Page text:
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Statistical mechanics - Partition function of a system of N particles

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Jalo
#1
Jan2-13, 10:35 PM
P: 114
1. The problem statement, all variables and given/known data

Imagine a system with N distinguishable particles. Each particle may be in two states of energy: -ε and +ε.

Find the the partition function of the system

2. Relevant equations



3. The attempt at a solution

I know that I have to find the partition function for a single function, Z, and my final result will be ZN. Now, I'll say that:

(Where it says ε it's meant to be ε(r) )

Z = Ʃr exp(-β(ε - ε) ) = Ʃr exp(-βε) * exp(βε) =
= Ʃr exp(-βε) * Ʃr exp(βε)



I'm sure this is incorrect. It doesn't make sense in my head.. E(r) is the energy associated with each microstate, therefore saying that E(r) = ε(r) - ε(r) can't make any sense! I know that the result is:

Z = ( exp(βε) + exp(-βε) )N

I have no idea how to get there tho. How did it became a sum? How do I get rid of the summatories?

Any help will be appreciated!
Thanks.
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klawlor419
#2
Jan2-13, 11:01 PM
P: 117
The partition function is a summation over states. You simply are using the summation wrong. It is not a summation over the energy levels of within the exponent. It is a summation over e(-Es/T).
klawlor419
#3
Jan2-13, 11:03 PM
P: 117
Look at any example problem in a thermo book for a 2-state system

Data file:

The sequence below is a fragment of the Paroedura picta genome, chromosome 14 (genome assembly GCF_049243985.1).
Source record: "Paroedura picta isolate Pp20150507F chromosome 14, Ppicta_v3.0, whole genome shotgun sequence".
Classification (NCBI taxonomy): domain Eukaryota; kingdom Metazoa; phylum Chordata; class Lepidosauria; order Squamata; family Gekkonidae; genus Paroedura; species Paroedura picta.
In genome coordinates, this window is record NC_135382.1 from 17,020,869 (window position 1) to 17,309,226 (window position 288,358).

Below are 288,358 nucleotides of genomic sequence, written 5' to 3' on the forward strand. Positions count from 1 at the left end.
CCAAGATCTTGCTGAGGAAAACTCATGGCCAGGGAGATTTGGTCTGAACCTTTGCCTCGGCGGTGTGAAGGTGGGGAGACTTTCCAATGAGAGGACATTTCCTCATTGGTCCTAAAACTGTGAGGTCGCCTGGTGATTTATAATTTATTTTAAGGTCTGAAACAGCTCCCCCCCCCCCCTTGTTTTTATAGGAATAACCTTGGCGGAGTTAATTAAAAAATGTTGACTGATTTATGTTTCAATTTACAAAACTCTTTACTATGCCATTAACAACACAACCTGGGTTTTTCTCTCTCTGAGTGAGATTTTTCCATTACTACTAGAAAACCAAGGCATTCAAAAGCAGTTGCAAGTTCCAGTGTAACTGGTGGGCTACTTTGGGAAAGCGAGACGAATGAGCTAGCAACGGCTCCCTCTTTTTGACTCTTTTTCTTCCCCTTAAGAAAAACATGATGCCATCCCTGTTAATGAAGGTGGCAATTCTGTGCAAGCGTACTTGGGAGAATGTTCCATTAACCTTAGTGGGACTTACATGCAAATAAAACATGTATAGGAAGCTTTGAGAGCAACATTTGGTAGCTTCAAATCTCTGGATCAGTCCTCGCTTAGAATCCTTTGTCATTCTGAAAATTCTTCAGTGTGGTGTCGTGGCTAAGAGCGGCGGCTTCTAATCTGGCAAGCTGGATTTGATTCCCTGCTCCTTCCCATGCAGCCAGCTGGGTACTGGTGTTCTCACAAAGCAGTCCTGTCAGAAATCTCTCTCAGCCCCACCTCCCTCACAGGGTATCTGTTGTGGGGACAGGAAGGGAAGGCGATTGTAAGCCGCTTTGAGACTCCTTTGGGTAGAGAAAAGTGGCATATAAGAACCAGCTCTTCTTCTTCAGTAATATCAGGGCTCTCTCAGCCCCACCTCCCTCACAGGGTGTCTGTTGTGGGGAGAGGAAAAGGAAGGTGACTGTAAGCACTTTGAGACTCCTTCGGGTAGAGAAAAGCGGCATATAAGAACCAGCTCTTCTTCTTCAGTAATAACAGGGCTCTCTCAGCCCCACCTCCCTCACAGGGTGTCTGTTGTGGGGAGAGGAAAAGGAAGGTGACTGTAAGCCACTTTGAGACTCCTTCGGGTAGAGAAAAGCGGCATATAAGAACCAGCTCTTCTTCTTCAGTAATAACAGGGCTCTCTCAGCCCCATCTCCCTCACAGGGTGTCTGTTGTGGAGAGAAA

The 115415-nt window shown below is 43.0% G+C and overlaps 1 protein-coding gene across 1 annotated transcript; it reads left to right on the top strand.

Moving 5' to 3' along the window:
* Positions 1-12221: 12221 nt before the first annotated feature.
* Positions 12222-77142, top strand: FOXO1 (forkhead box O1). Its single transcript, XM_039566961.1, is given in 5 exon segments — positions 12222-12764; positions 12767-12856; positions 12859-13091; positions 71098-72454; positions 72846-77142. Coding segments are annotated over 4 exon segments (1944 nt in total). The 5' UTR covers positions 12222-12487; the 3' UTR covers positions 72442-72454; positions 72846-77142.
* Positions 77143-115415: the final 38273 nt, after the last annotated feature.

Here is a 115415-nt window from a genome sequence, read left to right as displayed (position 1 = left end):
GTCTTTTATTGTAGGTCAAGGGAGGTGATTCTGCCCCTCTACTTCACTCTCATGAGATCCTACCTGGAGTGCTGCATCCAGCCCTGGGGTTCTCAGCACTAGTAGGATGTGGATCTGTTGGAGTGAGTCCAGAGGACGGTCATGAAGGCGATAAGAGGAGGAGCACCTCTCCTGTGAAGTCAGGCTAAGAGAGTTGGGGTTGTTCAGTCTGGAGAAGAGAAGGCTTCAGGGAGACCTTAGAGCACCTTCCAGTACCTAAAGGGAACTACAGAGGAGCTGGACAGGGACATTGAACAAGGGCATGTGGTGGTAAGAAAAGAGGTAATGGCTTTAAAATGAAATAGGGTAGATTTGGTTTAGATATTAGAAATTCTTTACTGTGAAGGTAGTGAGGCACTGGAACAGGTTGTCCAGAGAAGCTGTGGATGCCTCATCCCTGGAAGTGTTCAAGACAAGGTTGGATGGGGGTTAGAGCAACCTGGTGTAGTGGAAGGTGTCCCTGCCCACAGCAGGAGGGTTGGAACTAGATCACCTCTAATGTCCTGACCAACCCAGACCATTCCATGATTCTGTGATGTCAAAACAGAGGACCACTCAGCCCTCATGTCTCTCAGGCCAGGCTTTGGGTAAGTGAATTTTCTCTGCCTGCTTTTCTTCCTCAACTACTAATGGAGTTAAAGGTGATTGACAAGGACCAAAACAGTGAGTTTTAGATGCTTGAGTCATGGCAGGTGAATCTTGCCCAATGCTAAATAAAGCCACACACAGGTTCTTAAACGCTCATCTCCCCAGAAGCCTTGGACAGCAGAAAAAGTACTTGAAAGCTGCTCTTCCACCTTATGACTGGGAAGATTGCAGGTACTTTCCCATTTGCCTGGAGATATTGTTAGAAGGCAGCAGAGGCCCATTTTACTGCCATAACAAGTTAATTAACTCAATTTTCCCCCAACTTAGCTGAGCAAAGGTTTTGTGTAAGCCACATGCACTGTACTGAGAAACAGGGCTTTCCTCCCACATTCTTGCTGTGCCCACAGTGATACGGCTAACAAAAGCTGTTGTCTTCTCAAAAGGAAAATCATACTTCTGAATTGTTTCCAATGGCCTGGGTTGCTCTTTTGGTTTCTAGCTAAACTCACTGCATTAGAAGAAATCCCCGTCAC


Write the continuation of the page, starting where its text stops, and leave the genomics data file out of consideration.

Jalo
#4
Jan3-13, 09:39 AM
P: 114
Statistical mechanics - Partition function of a system of N particles

8ikmAm I not summing over the expoent of the energy of each microstate?

Quote Quote by klawlor419 View Post
Look at any example problem in a thermo book for a 2-state system
Do you know any good statistical mechanics book you'd advise me reading?

EDIT:
Is it a summation over all the states of energy instead of the energies of each microstate? Because then the solution would make sense!
klawlor419
#5
Jan3-13, 09:55 AM
P: 117
Quote Quote by Jalo View Post
Am I not summing over the expoent of the energy of each microstate?



Do you know any good statistical mechanics book you'd advise me reading?
No. You are summing over the exponential function raised to the -Es/T.

A good book is Thermal Physics by Kittel + Kroemer
klawlor419
#6
Jan3-13, 10:00 AM
P: 117
Where Es is the energy of the s-th state


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